"It works out real well."
Though veterans' families seem to appreciate Brianna's rendition even more.
"You just realize how important that person was and how much they deserve it," she said.
Brianna says she'll go to UW-Eau Claire next year, and the state will pick up $25 of that tab with every funeral she plays, but that's not why she does it.
"It's such a respect and honor to do this, and i will hopefully keep doing it forever, till i can't do it anymore."
That's when another recruit from Chippewa Falls High School will likely honor fallen vets with their own rendition of "Taps."
That was important work.
To bad the ladies hadn't been there for December 7th. And about fifty more P-40s and F4Fs. Would have been excellent practice in vectoring in fighters. Sweet dreams....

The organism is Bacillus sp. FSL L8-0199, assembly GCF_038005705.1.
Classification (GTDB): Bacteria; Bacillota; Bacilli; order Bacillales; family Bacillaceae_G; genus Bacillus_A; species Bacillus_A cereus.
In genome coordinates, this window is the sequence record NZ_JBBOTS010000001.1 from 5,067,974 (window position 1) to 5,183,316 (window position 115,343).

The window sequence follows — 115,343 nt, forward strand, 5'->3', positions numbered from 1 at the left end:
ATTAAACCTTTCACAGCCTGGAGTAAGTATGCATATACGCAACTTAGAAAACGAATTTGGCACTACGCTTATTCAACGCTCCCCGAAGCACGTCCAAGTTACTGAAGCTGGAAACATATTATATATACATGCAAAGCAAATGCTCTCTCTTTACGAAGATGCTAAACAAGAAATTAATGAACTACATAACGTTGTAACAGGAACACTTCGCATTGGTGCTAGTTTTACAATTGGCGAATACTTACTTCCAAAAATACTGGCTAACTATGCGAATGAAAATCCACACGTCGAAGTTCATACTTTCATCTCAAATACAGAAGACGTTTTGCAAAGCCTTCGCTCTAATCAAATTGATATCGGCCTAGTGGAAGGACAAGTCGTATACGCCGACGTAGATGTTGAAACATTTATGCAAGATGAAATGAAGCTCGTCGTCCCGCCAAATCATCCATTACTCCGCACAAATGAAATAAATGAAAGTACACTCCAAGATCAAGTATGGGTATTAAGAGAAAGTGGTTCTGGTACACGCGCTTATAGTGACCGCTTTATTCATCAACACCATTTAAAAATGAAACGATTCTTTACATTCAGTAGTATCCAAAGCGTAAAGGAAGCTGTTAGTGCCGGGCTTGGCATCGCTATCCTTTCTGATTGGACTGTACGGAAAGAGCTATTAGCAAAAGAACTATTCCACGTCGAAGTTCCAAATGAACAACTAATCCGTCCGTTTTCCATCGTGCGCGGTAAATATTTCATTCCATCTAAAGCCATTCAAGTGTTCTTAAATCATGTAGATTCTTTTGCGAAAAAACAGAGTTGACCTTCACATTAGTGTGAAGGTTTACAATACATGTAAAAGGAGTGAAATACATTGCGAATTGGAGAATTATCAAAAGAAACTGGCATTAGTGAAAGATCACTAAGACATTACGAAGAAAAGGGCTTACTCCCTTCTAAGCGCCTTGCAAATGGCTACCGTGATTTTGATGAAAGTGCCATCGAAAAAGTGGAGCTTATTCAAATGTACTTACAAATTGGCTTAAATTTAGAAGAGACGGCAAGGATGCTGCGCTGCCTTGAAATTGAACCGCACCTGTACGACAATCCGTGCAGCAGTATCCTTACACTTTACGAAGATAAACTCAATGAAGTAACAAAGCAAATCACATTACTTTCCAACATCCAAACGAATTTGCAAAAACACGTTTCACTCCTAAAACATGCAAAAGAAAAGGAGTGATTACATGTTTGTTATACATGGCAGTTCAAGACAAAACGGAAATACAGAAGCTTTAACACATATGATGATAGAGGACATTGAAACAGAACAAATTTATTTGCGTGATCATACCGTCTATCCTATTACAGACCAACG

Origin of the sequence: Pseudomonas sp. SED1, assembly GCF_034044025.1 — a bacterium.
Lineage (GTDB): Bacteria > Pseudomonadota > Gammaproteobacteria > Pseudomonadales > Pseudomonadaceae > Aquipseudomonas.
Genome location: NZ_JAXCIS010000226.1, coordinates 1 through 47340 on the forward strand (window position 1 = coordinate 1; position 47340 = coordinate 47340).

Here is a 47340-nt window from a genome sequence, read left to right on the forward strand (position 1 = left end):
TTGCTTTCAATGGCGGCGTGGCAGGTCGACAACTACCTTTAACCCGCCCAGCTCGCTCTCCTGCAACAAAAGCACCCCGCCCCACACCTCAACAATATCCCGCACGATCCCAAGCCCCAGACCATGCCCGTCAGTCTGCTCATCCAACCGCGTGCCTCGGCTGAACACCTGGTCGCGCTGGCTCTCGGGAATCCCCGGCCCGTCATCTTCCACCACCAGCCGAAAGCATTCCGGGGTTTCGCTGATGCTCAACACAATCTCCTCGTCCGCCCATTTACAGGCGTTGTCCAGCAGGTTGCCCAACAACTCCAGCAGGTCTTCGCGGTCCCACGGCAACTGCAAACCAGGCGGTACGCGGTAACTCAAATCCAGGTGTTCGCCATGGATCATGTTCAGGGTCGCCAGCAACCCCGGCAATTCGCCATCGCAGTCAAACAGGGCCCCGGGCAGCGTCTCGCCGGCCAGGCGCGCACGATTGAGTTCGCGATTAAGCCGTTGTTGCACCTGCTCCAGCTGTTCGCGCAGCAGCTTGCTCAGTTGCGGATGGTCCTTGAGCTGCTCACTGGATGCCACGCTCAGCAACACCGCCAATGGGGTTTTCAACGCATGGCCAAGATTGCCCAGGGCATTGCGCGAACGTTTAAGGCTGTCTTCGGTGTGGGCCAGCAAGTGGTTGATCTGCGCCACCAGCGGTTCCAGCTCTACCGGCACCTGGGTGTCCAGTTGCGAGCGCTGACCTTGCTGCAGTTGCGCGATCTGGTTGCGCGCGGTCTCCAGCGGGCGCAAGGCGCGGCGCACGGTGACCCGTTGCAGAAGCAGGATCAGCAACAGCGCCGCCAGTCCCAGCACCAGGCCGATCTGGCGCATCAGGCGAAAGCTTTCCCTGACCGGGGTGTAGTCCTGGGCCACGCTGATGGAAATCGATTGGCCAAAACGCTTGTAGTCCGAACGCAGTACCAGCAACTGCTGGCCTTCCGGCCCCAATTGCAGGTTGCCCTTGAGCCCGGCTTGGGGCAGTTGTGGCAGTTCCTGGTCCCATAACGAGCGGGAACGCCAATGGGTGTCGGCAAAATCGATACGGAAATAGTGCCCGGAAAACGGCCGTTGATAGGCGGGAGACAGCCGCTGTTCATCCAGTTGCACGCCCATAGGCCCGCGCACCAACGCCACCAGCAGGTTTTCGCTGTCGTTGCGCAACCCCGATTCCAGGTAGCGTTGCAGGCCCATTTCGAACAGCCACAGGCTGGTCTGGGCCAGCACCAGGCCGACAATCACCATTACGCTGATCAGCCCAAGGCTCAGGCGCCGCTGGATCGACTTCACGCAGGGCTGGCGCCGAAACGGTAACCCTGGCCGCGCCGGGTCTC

Good morning, Snippy and everyone at the Foxhole.
by U.S. Army
February 24, 2005
President Bush thanks Soldiers at Wiesbaden Army Airfield, Germany, for their service and dedication. This photo appeared on www.army.mil
March 9, 2005
Have you ever locked your keys inside your car? Mailed an envelope without putting the payment check inside? Baked a recipe without adding one of the main ingredients?
These are the kinds of things we all do when we don't give careful thought to what we are doing. Careless thinking means we either do something we shouldn't do or fail to do something we should. These wrong actions or irresponsible inactions can be minor inconveniences-or they can have serious lasting consequences.
You would think the people in Haggai's day wouldn't have committed thoughtless mistakes. Just 20 years before, they were living in exile in Babylon because they had disobeyed God. Now they were back in Jerusalem, but they were living as if that whole exile episode had never happened.